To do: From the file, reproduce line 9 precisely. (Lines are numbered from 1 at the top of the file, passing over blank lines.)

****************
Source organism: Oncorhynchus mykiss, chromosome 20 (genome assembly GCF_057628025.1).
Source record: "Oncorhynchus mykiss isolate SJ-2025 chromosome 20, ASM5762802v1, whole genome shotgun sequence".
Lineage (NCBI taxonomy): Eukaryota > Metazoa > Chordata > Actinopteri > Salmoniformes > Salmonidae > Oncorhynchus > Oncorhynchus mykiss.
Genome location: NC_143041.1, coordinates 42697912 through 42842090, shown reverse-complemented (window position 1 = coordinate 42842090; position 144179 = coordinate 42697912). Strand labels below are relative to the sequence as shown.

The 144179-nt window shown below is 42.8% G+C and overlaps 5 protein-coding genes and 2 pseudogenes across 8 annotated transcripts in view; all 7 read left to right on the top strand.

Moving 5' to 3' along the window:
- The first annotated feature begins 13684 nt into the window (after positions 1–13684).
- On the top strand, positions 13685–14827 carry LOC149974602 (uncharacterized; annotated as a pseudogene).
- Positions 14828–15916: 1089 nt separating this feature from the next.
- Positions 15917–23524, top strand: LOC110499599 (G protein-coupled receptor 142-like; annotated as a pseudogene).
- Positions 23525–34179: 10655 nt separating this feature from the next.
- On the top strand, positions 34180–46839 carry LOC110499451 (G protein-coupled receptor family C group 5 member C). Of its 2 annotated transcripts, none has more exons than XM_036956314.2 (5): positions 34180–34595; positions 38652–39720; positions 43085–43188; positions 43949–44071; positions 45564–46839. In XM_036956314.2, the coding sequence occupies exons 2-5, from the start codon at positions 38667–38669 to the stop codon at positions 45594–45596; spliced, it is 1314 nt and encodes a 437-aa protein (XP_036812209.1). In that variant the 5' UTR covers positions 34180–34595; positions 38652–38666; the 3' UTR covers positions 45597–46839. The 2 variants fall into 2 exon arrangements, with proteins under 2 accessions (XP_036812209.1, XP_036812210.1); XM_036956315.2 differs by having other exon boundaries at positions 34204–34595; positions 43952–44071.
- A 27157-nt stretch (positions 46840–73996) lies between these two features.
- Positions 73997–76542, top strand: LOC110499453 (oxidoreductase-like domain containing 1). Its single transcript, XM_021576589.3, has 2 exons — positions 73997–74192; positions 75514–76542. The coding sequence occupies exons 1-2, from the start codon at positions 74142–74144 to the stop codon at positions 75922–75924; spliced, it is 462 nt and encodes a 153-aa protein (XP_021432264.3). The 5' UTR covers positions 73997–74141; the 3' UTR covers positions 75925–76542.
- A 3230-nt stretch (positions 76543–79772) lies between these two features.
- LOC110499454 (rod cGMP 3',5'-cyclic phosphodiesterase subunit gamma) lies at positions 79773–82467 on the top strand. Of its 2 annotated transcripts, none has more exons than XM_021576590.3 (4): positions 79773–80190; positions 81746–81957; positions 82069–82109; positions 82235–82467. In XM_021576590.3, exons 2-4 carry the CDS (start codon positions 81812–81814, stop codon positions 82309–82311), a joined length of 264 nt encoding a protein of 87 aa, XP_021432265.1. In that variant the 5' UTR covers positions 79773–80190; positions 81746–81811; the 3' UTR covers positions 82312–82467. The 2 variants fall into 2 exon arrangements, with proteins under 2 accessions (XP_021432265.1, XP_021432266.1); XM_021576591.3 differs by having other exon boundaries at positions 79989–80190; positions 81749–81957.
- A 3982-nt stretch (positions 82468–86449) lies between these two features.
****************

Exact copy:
- Positions 14828–15916: 1089 nt separating this feature from the next.